20.At the turn of the century, the majority of Indians accepted British rule, but the racismand discrimination of the Europeans had inspired a group of Hindus to establish a political organization called the Indian National Congress in 1885. Muslims, fearful of Hindu dominance, founded the All-India Muslim League in 1906, thus giving India notone, but two independence movements.30.The British resisted the idea that India could or should industrialize, but Pramatha NathBose of the Indian Geological Service and Jamseji Tata, a Bombay textile magnate,established India’s first steel mill in Jamshedpur in 1911. Jamshedpur became a powerfulsymbol of Indian national pride.40.In 1918 and 1919 several incidents contributed to an increase in tensions between theBritish and the Indian people. These incidents included a too-vague promise of self-government, the influenza epidemic of 1918–1919, and the incident in which a Britishgeneral ordered his troops to fire into a crowd of 10,000 demonstrators.C0.Mahatma Gandhi and Militant Nonviolence10.Mohandas K. (Mahatma) Gandhi (1869–1948) was an English-educated lawyer who practiced in South Africa before returning to India and joining the Indian NationalCongress during World War I. Gandhi’s political ideas included
ahimsa
(nonviolence)and
 satyagraha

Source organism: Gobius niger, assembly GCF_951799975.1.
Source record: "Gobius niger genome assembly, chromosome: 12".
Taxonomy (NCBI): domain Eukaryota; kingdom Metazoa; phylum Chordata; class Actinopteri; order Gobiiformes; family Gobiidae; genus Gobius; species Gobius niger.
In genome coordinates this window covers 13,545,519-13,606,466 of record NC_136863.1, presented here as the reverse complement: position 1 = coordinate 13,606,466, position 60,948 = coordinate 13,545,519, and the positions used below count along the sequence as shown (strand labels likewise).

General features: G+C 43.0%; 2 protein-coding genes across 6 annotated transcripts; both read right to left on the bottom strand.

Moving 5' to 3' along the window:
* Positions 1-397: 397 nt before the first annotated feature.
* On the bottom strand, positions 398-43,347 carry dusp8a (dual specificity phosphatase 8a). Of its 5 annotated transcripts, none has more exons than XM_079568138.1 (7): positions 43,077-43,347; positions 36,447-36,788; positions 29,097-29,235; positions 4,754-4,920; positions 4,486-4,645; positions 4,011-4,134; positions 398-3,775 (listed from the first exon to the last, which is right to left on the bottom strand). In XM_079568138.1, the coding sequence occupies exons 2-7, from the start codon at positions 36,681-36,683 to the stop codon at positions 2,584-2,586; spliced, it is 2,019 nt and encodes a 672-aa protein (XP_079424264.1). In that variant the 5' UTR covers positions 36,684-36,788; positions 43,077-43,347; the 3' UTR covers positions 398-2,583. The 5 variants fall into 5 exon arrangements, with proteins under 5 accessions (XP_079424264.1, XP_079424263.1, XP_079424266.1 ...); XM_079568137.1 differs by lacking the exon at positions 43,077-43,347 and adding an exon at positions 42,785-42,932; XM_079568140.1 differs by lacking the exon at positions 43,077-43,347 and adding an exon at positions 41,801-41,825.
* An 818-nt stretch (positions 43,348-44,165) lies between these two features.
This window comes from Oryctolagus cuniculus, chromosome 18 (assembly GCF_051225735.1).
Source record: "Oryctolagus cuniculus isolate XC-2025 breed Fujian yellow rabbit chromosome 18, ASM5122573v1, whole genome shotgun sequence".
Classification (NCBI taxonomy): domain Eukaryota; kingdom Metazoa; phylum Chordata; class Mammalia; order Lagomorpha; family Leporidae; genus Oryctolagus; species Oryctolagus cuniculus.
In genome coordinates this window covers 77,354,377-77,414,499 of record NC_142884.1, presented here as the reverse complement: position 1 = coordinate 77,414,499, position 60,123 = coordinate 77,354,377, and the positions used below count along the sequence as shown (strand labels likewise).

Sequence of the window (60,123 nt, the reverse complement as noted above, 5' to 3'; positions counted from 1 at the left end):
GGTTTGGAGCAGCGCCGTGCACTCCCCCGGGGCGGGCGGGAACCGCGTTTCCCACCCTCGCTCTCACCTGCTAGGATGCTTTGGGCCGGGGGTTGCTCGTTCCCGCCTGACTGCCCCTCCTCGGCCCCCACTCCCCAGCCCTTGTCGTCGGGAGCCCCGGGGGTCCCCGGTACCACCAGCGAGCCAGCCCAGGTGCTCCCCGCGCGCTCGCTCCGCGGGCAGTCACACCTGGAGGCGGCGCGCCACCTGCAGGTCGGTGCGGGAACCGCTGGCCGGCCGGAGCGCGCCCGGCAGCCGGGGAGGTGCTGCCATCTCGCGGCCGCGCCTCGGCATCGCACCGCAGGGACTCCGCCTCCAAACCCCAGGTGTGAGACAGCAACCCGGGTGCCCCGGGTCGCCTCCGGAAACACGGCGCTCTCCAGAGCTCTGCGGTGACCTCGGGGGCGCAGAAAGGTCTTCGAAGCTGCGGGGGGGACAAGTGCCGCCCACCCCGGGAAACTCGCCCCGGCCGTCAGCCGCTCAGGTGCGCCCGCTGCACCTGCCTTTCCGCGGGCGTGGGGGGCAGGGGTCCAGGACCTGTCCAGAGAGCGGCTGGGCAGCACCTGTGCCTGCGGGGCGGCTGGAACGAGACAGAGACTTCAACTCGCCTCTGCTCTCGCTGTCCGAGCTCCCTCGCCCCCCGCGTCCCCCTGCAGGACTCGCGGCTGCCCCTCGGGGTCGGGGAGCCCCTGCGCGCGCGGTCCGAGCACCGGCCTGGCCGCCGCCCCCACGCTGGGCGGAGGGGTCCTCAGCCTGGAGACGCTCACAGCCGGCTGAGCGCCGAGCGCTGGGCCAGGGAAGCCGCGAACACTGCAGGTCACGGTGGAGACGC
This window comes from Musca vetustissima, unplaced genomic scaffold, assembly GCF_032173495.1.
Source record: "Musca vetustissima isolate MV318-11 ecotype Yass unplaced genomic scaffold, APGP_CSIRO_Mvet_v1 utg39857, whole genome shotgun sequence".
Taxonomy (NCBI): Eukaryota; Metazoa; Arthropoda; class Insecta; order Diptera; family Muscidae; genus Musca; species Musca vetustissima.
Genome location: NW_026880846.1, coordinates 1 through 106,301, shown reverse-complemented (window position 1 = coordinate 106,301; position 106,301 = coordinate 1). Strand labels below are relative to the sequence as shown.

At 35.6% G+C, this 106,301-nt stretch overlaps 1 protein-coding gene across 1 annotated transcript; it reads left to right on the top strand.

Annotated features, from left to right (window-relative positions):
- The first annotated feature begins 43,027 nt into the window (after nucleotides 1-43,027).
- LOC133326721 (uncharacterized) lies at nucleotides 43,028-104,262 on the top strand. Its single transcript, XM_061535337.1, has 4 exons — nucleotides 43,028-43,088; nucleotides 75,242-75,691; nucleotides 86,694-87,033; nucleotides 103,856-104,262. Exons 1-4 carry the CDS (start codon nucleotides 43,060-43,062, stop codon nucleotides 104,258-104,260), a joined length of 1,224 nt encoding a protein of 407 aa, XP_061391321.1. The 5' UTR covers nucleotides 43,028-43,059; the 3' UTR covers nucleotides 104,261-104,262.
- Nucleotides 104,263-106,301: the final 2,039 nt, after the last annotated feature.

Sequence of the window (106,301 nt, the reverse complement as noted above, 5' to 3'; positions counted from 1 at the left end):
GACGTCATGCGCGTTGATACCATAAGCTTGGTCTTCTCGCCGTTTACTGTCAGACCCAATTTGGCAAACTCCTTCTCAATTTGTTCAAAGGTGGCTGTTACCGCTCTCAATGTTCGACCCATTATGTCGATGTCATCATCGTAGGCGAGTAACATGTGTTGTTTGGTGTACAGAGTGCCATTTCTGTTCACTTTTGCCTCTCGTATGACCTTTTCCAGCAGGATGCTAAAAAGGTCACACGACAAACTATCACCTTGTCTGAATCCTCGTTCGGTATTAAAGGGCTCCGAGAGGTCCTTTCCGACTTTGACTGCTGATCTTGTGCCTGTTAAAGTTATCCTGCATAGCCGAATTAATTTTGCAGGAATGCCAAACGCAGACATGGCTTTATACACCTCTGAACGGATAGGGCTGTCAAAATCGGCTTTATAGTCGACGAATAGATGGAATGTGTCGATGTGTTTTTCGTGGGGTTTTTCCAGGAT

(the search for truth).20.Gandhi dressed and lived simply; his affinity for the poor, the illiterate, and the outcastsmade him able to transform the cause of Indian independence from an elite movement toa mass movement with a quasi-religious aura.30.Gandhi’s brilliance as a political tactician and master of public relations gestures wasdemonstrated in acts such as his eighty mile “Walk to the Sea” to make salt (in violationof the government’s salt monopoly), in his several fasts “unto death,” and in his repeatedarrests and prison sentences.D0.India Moves Toward Independence10.In the 1920s the British slowly and reluctantly began to give Indians control of areassuch as education, the economy, and public works. High tariff barriers were erected behind which Indian entrepreneurs were able to undertake a degree of industrialization;this helped to create a class of wealthy Indian businessmen who looked to Gandhi’sdesignated successor in the Indian National Congress–Jawaharlal Nehru (1889–1964)– for leadership.20.The Second World War divided the Indian people; Indians contributed heavily to the war effort, but the Indian National Congress opposed the war, and a minority of Indians joined the Japanese side.E0.Partition and Independence10.In 1940 the Muslim League’s leader Muhammad Ali Jinnah (1876–1948) demanded thatMuslims be given a country of their own, to be named Pakistan. When World War IIended, Britain’s new Labour Party government prepared for independence, but mutualanimosity between the Indian National Congress and the Muslim League led to the partition of India into two states: India and Pakistan.20.Partition and independence were accompanied by violence between Muslims and Hindusand by massive flows of refugees as Hindus left predominantly Muslim areas andMuslims left predominantly Hindu areas.III0.The Mexican Revolution, 1910–1940A0.Mexico in 191010.Mexico’s geographical location made it subject to numerous foreign invasions andinterventions. Upon independence in 1821 Mexican society was deeply divided; a fewwealthy families of Spanish origin owned 85 percent of the land, while the majority of Indians and mestizos were poor peasants.